• In some cases, tax issues should also be discussed with your financial advisor and attorney. If you and your spouse have a large amount of money and property, the estate of your deceased spouse may want to consider filing a Form 706 (United States Estate and Generation-Skipping Transfer) Tax Return) within nine months from the date of death to allow you to apply his or her unused estate and gift tax exclusion amount to your own transfers during your life and at death. This can potentially exclude a very large amount of money and property from your taxable estate, as the total exclusion amount for married couples during 2020 is $23.16 million.
  • If you and your spouse owned real estate jointly with a right of survivorship, the property was automatically transferred to you when your spouse died. Although a new deed is not required, you may choose to file the death certificate or an affidavit in the county real estate records office providing notice of the transfer. If full ownership of the property was not automatically transferred at death, an executor’s deed conveying the property to the heir will provide evidence that the deceased spouse is no longer an owner of the property.

How will recent changes in the law regarding retirement accounts affect your beneficiaries? A new law called the SECURE Act made significant changes that could have an important impact on many non-spouse beneficiaries, and you should discuss the potential consequences on your estate plan with my office and your financial advisor. If you have named your children as the beneficiaries of your retirement account, they will now have to withdraw the entire balance within ten years of your death instead of “stretching” distributions over their own life expectancy (as allowed under the old law). This will result in the acceleration of the income tax due, which could push your children into a higher tax bracket and eat up more of their inheritance than you anticipated. In addition, if you created a revocable living trust or standalone retirement trust with conduit provisions, it will no longer provide long-term asset protection and growth because the trustee is now required to distribute the entire balance to most beneficiaries within ten years of your death. We can discuss alternative trust structures, such as an accumulation trust, which can provide longer term protection for your beneficiaries.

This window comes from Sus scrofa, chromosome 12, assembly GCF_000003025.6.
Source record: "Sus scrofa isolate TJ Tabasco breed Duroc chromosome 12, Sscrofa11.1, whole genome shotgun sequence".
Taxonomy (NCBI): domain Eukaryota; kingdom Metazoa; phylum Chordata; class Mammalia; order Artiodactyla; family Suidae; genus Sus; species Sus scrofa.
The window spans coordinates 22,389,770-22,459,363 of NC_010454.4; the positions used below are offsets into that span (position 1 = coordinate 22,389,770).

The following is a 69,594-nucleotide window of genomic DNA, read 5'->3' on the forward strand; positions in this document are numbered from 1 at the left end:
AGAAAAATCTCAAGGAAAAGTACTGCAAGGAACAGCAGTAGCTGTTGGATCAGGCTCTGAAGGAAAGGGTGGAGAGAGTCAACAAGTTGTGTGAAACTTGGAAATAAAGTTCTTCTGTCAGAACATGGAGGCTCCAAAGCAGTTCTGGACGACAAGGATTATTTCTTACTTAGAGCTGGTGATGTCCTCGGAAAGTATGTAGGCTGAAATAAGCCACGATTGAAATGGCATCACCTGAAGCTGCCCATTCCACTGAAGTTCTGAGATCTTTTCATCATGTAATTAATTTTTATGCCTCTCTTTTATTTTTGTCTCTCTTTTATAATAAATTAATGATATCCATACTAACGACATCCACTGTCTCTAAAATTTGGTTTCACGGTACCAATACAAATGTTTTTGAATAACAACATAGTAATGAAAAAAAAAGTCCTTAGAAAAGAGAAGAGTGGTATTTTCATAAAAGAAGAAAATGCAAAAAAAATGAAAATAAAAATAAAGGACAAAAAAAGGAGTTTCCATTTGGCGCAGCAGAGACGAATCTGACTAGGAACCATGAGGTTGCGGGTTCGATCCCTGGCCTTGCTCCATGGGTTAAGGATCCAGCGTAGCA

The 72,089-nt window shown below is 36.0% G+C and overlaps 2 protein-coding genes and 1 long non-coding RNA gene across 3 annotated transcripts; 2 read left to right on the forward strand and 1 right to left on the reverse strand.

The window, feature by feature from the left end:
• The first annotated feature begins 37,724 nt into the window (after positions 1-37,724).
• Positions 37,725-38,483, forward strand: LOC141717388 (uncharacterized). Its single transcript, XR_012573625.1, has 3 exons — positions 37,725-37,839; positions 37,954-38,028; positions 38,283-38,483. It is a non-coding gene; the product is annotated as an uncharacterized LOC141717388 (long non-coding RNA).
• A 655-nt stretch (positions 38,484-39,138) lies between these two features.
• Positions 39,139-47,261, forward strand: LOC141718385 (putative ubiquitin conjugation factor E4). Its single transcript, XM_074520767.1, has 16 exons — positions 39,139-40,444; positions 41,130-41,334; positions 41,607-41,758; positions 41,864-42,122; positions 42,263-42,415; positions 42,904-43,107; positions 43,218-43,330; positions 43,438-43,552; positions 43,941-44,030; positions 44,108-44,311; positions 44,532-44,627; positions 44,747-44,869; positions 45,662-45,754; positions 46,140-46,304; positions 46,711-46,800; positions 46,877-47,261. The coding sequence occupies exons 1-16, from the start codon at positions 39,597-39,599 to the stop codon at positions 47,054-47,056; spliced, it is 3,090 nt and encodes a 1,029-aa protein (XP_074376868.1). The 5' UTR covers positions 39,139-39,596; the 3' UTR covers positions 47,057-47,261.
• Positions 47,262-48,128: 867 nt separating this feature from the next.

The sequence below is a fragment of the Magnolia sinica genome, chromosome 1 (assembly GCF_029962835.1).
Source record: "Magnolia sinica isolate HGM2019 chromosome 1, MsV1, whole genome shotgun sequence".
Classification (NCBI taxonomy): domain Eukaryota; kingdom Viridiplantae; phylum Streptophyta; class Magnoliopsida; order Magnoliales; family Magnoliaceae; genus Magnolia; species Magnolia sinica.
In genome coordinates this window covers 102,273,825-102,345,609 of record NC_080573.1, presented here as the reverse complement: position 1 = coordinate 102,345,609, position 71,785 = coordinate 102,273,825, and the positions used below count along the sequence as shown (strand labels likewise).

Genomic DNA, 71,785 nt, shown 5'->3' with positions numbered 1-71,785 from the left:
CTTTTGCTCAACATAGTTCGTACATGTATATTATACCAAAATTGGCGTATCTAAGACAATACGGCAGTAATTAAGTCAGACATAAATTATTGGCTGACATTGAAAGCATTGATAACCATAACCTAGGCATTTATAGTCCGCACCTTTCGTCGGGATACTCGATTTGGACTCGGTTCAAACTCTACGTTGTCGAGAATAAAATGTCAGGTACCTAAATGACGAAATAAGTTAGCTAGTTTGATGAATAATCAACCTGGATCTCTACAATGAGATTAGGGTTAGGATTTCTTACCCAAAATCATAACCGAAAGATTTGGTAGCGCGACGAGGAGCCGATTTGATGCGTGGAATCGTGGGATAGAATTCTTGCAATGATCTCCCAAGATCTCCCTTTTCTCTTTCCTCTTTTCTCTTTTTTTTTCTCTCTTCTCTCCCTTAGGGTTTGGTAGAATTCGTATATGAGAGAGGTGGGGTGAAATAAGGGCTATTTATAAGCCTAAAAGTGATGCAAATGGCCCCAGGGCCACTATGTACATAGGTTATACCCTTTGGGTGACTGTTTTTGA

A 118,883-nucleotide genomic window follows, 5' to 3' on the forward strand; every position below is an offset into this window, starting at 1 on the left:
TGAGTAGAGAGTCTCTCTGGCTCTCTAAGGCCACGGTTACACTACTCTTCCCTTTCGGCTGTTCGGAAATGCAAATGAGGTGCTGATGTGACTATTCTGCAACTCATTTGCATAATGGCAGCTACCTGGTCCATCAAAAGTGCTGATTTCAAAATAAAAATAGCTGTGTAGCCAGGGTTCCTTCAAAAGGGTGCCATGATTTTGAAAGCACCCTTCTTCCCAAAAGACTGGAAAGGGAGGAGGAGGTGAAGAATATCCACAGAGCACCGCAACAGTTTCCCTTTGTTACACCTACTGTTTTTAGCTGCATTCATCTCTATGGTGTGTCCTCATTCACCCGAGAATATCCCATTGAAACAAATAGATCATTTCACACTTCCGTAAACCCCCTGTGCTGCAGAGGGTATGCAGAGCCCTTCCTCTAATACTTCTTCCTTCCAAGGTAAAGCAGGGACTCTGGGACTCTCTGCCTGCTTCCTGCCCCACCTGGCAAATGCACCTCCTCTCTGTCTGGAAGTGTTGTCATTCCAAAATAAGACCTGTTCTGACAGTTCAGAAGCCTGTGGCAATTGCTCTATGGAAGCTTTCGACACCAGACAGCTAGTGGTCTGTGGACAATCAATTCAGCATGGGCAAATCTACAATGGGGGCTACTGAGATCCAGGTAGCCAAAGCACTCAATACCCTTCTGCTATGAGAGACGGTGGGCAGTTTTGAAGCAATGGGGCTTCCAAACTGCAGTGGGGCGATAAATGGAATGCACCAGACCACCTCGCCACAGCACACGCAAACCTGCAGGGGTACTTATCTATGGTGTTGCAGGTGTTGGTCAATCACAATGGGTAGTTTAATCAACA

In addition, it is prudent to regularly review and confirm your retirement account information to ensure that your beneficiary designation forms have been filled out correctly: You should verify that you have named an individual or trust as your primary beneficiary and that contingent beneficiaries have also been named.

Get Prepared

Having an estate plan in place in the event something happens to you can allow your family to handle the situation with the least complication and expense as possible while focusing on what truly matters – being with family and grieving. Without proper planning, the result could be a big mess for your family and loved ones to straighten up.

We are here to support you making educated, informed, empowered decisions for yourself and the people you love, in all areas of your wealth, health, and happiness. Give my office a call so we can create or review and amend your estate plan to ensure you will receive the care you need if you become too ill to care for yourself and to provide for your family members or loved ones once you pass away. As specified, your health and safety is important; therefore, my office has taken extra precautions for in-person meetings and offers virtual meetings as well. I look forward to serving you during these unprecedented times.